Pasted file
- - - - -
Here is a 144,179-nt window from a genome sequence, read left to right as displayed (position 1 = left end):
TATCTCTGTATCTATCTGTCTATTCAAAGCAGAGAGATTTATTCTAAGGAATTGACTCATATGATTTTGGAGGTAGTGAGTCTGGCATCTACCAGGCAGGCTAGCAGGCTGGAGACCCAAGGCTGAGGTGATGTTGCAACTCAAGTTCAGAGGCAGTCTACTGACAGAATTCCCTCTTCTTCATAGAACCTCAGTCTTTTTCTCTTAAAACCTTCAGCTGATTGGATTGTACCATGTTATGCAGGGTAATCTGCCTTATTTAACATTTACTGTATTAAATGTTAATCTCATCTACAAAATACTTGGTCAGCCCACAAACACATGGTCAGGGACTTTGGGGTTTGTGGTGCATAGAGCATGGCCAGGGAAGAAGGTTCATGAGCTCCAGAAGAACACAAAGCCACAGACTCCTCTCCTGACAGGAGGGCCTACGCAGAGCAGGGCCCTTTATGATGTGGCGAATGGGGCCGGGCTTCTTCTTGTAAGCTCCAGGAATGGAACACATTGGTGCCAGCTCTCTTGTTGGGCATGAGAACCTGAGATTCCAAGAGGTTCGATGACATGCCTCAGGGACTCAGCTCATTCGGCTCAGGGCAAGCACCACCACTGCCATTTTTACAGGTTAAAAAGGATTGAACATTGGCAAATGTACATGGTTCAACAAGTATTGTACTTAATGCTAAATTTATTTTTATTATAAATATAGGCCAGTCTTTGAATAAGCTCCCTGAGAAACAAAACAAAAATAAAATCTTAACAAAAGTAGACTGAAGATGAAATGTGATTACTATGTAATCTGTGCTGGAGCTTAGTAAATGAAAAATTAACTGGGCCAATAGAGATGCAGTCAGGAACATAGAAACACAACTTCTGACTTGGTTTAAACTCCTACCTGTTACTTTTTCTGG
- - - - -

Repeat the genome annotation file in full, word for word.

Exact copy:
Here is a 144,179-nt window from a genome sequence, read left to right as displayed (position 1 = left end):
TATCTCTGTATCTATCTGTCTATTCAAAGCAGAGAGATTTATTCTAAGGAATTGACTCATATGATTTTGGAGGTAGTGAGTCTGGCATCTACCAGGCAGGCTAGCAGGCTGGAGACCCAAGGCTGAGGTGATGTTGCAACTCAAGTTCAGAGGCAGTCTACTGACAGAATTCCCTCTTCTTCATAGAACCTCAGTCTTTTTCTCTTAAAACCTTCAGCTGATTGGATTGTACCATGTTATGCAGGGTAATCTGCCTTATTTAACATTTACTGTATTAAATGTTAATCTCATCTACAAAATACTTGGTCAGCCCACAAACACATGGTCAGGGACTTTGGGGTTTGTGGTGCATAGAGCATGGCCAGGGAAGAAGGTTCATGAGCTCCAGAAGAACACAAAGCCACAGACTCCTCTCCTGACAGGAGGGCCTACGCAGAGCAGGGCCCTTTATGATGTGGCGAATGGGGCCGGGCTTCTTCTTGTAAGCTCCAGGAATGGAACACATTGGTGCCAGCTCTCTTGTTGGGCATGAGAACCTGAGATTCCAAGAGGTTCGATGACATGCCTCAGGGACTCAGCTCATTCGGCTCAGGGCAAGCACCACCACTGCCATTTTTACAGGTTAAAAAGGATTGAACATTGGCAAATGTACATGGTTCAACAAGTATTGTACTTAATGCTAAATTTATTTTTATTATAAATATAGGCCAGTCTTTGAATAAGCTCCCTGAGAAACAAAACAAAAATAAAATCTTAACAAAAGTAGACTGAAGATGAAATGTGATTACTATGTAATCTGTGCTGGAGCTTAGTAAATGAAAAATTAACTGGGCCAATAGAGATGCAGTCAGGAACATAGAAACACAACTTCTGACTTGGTTTAAACTCCTACCTGTTACTTTTTCTGG